Even as the world has become wealthier, an estimated 1.5 billion of our neighbors on this planet live without access to electricity. Think, for a moment, about what your life would be like for even a single day without an on-off switch, and you will grasp the problem that E + Co and its chief executive, Christine Eibs Singer, are trying to solve.
E + Co is a nonprofit investment fund that finances and supports clean-energy entrepreneurs in the developing world. It’s been around since the early 1990s, and currently operates in Asia, Africa and Latin America. It invests relatively small amounts of money — $125,000 to $1 million per company, $7.3 million in all in 2009 — but it has had an out-sized impact, by backing companies that brought cleaner energy to about 6.2 million poor people in the last decade.
Of course, that’s not nearly enough given the scale of what’s sometimes called “energy poverty.”
“You can’t have economic development without energy,” Christine says. “They’re connected.”
But–and here’s the encouraging news–the experience of E + Co suggests that efforts to deliver clean energy to the poor have the potential to be scaled up, big time. Distributed, small-scale renewable energy technology is getting cheaper. Small and mid-sized companies, it turns out, can make money selling solar panels or cleaner cooking fuels. Few things will drive change faster than a vast, untapped market that can be profitably served by entrepreneurs.
I met Christine this week in Abu Dhabi, where she was a finalist for the Zayed Future Energy Prize. She was awarded $350,000–not bad–as a runner-up. (The Danish wind power giant Tesla won the big prize, and its CEO promptly gave it away.) During her visit to the World Future Energy Summit, Christine was seeking investors, donors and partners to help E + Co train would-be entrepreneurs.
Based in Bloomfield, N.J., E + Co employs 48 people, most deployed in offices in China, Costa Rica, The Netherlands, South Africa, Tanzania and Thailand. Like a for-profit venture capital fund, E + Co offers advice and hand-holding as well as capital to its portfolio companies. “We work closely with our entrepreneurs to help them develop a viable business strategy that either E & Co or others can invest in,” Christine says. It raises money from foundations, governments and multinational institutions like the International Finance Corp. and the Inter-American Development Bank.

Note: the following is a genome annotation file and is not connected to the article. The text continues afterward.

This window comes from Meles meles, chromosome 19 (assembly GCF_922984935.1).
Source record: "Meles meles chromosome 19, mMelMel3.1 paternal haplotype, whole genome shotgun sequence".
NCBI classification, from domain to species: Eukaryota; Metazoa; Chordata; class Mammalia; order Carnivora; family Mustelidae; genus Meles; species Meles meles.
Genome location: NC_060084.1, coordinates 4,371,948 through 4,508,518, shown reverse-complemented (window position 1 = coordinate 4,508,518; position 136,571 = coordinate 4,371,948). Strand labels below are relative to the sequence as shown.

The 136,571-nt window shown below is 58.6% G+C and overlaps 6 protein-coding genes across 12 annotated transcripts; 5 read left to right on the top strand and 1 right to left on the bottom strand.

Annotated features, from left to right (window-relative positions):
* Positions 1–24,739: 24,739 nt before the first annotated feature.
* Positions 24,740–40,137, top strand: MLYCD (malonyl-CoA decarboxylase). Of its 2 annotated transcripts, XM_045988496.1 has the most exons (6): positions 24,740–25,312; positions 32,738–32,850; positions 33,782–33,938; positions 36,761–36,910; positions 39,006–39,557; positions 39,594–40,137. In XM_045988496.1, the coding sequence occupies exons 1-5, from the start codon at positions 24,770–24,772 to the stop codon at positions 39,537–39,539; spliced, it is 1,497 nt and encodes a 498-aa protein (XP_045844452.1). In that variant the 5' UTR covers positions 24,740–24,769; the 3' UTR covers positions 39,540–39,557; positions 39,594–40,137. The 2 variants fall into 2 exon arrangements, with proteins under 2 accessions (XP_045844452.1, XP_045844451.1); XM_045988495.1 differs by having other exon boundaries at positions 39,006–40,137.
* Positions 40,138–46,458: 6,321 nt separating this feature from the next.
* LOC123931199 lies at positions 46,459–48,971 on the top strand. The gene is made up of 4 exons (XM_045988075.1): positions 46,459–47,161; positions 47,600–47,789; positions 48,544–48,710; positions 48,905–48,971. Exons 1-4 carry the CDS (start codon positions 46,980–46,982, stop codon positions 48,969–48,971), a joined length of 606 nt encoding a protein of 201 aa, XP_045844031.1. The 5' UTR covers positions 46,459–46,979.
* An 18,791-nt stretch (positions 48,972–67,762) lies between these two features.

E + Co invests in companies that provide solar power, biogas, small-scale hydro, fuel-efficient cooking stoves and event LPG (the gas used in grills in the U.S.) when it serves as a replacement for dirtier fuels like wood or charcoal.
“We’re technology neutral,” Christine says. “It has to be cleaner. It needs to be available—we don’t take technology risks. It has to be appropriate–we don’t overdesign. And it has to be affordable, either to the household or the utility.”
Most of the companies backed by E + Co start small, but some have demonstrated impressive growth. For example:
SELCO India, which needed five years to sell its first 500 solar systems for the home, has sold 140,000 solar home lighting systems in the past 15 years. Their customers typically borrow money to buy the panels from microfinance institutions The CEO, Harish Hande, won an Ashden Award for Sustainable Energy, a green energy prize.
Toyola Energy of Ghana produces full-efficient cookstoves and sells them in Ghana, Togo and Burkina Faso. E + Co gave the founding enterpreneur, Siraj Wahab, a $75,ooo loan and more recently helped him develop a new revenue stream: carbon credits, because the cook stoves reduce CO2 emissions. The carbon credits are aggregated by an E + Co business unit devoted to carbon finance, verified by third parties and then sold to Goldman Sachs. They become voluntary carbon offsets, which are bought by people or companies who want to reduce their carbon footprint.
Nicaragua-based Tecnosol installed more than 50,000 solar systems in a country where more than 75% of people in the countryside lack electricity. The firm has had three rounds of financing from E + Co, including a $1 million loan in 2007. In an encouraging sign, a private equity fund called the Central American Small Enterprise Investment Fund invested $1.15 million for a 35% stake in the company.
None of E + Co’s have gone public yet, but most are doing well, Christine told me. The fund has a 92% success rate, meaning that it writes off about 8% of its investments. Its return on investment, after the write-offs but before transaction costs, was a cumulative 8.7% between 1998 and 2009–not enough to satisfy a strictly bottom-line investor but not bad, given the social and environmental returns.
“We’ve proven the model,” Christine says. “It works.”
Photo credits: E+Co, Stephen McGee for Toyola Energy (boy with cookstove)